Jason Isbell – The Nashville Sound
Since the release of 2013's Southeastern, Jason Isbell has moved from alt-country troubadour to bona-fide rock star, eclipsing even the success of his alma mater, the Drive-By Truckers. On this new record, his third since that career-defining album, Isbell sings as if there's a new weight of responsibility on his shoulders, which doesn't necessarily add up to his best material.
The Nashville Sound isn't a bad record by any estimation, but there are flat moments. White Man's World begins promisingly, with a crunching guitar riff and some subtle keys, but lyrically it feels a little rushed. Clearly Isbell is trying to address some big issues here, all the more relevant in Trump's America, but it's all a bit surface level. Another topical issue, mental health, is covered on Anxiety. This is better executed but still treads the same ground throughout.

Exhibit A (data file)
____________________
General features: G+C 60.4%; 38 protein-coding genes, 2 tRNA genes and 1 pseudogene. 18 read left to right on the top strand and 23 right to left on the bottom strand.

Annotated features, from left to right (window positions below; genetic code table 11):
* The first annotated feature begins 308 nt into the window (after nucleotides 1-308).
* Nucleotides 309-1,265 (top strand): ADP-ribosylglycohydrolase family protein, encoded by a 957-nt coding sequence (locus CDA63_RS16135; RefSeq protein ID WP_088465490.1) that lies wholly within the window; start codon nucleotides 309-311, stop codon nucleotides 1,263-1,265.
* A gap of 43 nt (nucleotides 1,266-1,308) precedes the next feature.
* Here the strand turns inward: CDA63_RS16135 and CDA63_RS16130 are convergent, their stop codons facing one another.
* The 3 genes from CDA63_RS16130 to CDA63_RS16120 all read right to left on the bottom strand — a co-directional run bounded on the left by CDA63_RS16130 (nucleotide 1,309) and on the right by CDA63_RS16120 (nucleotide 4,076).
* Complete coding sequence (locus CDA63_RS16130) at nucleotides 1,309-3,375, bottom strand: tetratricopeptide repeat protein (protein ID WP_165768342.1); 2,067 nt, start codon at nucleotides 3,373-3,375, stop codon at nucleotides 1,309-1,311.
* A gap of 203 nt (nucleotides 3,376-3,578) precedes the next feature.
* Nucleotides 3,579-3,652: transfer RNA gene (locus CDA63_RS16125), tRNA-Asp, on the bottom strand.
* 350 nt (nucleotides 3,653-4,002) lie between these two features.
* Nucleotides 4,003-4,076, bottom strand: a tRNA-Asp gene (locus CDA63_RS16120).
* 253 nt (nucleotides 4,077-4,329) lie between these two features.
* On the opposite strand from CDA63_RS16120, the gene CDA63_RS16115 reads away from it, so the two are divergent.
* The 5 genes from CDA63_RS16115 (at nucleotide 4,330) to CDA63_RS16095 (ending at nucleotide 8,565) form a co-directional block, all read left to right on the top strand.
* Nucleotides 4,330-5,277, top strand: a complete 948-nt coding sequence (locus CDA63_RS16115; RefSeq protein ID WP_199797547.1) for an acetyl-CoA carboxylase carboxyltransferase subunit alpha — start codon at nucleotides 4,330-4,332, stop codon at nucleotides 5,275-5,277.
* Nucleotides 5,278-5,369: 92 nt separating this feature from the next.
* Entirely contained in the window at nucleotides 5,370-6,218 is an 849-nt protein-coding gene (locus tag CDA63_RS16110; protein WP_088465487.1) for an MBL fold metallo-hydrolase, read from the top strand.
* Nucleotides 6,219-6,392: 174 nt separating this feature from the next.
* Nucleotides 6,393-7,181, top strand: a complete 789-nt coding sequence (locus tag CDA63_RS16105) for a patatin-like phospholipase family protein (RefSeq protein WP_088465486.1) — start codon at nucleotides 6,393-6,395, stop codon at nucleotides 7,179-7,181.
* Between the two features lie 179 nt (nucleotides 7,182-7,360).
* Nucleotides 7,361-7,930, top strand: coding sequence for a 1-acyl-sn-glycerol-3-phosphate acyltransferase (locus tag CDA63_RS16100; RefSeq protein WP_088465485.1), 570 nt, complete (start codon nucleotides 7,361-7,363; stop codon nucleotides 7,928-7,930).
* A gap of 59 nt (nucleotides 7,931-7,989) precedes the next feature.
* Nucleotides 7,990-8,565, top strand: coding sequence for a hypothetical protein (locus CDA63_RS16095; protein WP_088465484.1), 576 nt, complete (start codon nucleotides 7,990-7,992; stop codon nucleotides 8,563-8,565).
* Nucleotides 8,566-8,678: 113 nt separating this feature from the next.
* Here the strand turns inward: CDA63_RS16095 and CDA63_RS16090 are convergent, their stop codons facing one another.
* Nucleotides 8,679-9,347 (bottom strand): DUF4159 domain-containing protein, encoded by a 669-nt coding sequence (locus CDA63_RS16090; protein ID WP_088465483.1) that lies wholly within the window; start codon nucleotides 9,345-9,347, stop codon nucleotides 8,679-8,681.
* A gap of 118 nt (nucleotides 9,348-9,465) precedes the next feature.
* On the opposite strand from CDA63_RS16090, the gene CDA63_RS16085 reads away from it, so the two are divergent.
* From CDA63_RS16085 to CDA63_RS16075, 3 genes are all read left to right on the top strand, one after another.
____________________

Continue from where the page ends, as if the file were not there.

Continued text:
What Isbell's always been best at is writing love songs, particularly the "the world is awful, but at least we've got each other," kind. If We Were Vampires is a fine example of this, bleakly romantic with wry humour. Tupelo is similar, though more hopeful in its lyrics and overall sound – a lilting, lounging, mint-julep of a song.
Listen to: Tupelo, If We Were Vampires